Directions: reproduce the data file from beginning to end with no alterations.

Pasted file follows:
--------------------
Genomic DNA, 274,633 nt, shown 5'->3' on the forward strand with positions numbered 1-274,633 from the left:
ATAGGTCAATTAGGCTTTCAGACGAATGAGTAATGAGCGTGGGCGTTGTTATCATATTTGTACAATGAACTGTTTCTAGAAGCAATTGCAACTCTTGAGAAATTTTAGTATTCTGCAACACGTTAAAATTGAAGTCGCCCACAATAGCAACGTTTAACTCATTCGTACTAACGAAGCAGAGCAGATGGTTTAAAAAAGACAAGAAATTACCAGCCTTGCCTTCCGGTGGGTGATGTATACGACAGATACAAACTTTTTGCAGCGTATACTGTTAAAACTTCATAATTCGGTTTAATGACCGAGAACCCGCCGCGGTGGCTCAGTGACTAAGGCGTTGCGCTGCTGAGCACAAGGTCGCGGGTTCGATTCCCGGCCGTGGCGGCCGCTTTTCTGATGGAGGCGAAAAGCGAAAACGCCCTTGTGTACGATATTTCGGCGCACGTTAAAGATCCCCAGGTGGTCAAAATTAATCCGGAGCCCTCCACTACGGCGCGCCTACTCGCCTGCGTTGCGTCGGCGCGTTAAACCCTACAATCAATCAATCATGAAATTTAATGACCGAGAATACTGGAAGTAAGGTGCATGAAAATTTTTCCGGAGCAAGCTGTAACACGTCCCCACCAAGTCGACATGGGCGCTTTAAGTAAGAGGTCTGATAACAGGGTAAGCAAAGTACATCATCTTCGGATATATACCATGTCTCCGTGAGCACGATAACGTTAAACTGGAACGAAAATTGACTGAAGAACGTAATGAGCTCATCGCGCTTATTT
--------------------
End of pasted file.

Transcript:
Genomic DNA, 274,633 nt, shown 5'->3' on the forward strand with positions numbered 1-274,633 from the left:
ATAGGTCAATTAGGCTTTCAGACGAATGAGTAATGAGCGTGGGCGTTGTTATCATATTTGTACAATGAACTGTTTCTAGAAGCAATTGCAACTCTTGAGAAATTTTAGTATTCTGCAACACGTTAAAATTGAAGTCGCCCACAATAGCAACGTTTAACTCATTCGTACTAACGAAGCAGAGCAGATGGTTTAAAAAAGACAAGAAATTACCAGCCTTGCCTTCCGGTGGGTGATGTATACGACAGATACAAACTTTTTGCAGCGTATACTGTTAAAACTTCATAATTCGGTTTAATGACCGAGAACCCGCCGCGGTGGCTCAGTGACTAAGGCGTTGCGCTGCTGAGCACAAGGTCGCGGGTTCGATTCCCGGCCGTGGCGGCCGCTTTTCTGATGGAGGCGAAAAGCGAAAACGCCCTTGTGTACGATATTTCGGCGCACGTTAAAGATCCCCAGGTGGTCAAAATTAATCCGGAGCCCTCCACTACGGCGCGCCTACTCGCCTGCGTTGCGTCGGCGCGTTAAACCCTACAATCAATCAATCATGAAATTTAATGACCGAGAATACTGGAAGTAAGGTGCATGAAAATTTTTCCGGAGCAAGCTGTAACACGTCCCCACCAAGTCGACATGGGCGCTTTAAGTAAGAGGTCTGATAACAGGGTAAGCAAAGTACATCATCTTCGGATATATACCATGTCTCCGTGAGCACGATAACGTTAAACTGGAACGAAAATTGACTGAAGAACGTAATGAGCTCATCGCGCTTATTT